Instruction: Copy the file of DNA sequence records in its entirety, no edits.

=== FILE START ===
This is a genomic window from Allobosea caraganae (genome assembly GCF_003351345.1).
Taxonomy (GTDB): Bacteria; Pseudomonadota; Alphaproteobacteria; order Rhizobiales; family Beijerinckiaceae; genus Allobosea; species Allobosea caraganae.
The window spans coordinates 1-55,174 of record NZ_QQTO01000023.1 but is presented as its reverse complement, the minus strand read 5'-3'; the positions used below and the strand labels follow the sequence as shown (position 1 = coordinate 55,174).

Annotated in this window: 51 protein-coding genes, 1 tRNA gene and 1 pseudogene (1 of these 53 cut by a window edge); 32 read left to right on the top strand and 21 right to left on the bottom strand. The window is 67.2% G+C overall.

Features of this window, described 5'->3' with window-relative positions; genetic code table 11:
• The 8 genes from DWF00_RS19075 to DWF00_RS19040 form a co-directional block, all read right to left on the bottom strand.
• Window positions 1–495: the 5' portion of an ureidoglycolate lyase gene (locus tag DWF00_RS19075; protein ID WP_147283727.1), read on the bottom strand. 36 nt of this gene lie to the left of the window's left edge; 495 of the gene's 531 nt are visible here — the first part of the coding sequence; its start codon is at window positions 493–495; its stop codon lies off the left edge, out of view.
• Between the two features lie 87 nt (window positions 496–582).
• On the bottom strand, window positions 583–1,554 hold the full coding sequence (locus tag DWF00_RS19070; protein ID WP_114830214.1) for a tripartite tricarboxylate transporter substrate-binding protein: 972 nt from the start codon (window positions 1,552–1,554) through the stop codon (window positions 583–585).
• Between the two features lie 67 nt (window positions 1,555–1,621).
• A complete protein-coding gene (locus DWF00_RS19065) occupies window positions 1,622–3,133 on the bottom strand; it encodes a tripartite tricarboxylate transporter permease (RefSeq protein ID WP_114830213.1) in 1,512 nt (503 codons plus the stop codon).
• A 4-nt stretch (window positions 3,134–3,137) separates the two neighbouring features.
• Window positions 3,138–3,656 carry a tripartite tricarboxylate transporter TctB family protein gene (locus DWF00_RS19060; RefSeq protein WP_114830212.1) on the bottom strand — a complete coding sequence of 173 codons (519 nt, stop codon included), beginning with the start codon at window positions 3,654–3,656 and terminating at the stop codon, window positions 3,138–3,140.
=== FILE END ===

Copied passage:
This is a genomic window from Allobosea caraganae (genome assembly GCF_003351345.1).
Taxonomy (GTDB): Bacteria; Pseudomonadota; Alphaproteobacteria; order Rhizobiales; family Beijerinckiaceae; genus Allobosea; species Allobosea caraganae.
The window spans coordinates 1-55,174 of record NZ_QQTO01000023.1 but is presented as its reverse complement, the minus strand read 5'-3'; the positions used below and the strand labels follow the sequence as shown (position 1 = coordinate 55,174).

Annotated in this window: 51 protein-coding genes, 1 tRNA gene and 1 pseudogene (1 of these 53 cut by a window edge); 32 read left to right on the top strand and 21 right to left on the bottom strand. The window is 67.2% G+C overall.

Features of this window, described 5'->3' with window-relative positions; genetic code table 11:
• The 8 genes from DWF00_RS19075 to DWF00_RS19040 form a co-directional block, all read right to left on the bottom strand.
• Window positions 1–495: the 5' portion of an ureidoglycolate lyase gene (locus tag DWF00_RS19075; protein ID WP_147283727.1), read on the bottom strand. 36 nt of this gene lie to the left of the window's left edge; 495 of the gene's 531 nt are visible here — the first part of the coding sequence; its start codon is at window positions 493–495; its stop codon lies off the left edge, out of view.
• Between the two features lie 87 nt (window positions 496–582).
• On the bottom strand, window positions 583–1,554 hold the full coding sequence (locus tag DWF00_RS19070; protein ID WP_114830214.1) for a tripartite tricarboxylate transporter substrate-binding protein: 972 nt from the start codon (window positions 1,552–1,554) through the stop codon (window positions 583–585).
• Between the two features lie 67 nt (window positions 1,555–1,621).
• A complete protein-coding gene (locus DWF00_RS19065) occupies window positions 1,622–3,133 on the bottom strand; it encodes a tripartite tricarboxylate transporter permease (RefSeq protein ID WP_114830213.1) in 1,512 nt (503 codons plus the stop codon).
• A 4-nt stretch (window positions 3,134–3,137) separates the two neighbouring features.
• Window positions 3,138–3,656 carry a tripartite tricarboxylate transporter TctB family protein gene (locus DWF00_RS19060; RefSeq protein WP_114830212.1) on the bottom strand — a complete coding sequence of 173 codons (519 nt, stop codon included), beginning with the start codon at window positions 3,654–3,656 and terminating at the stop codon, window positions 3,138–3,140.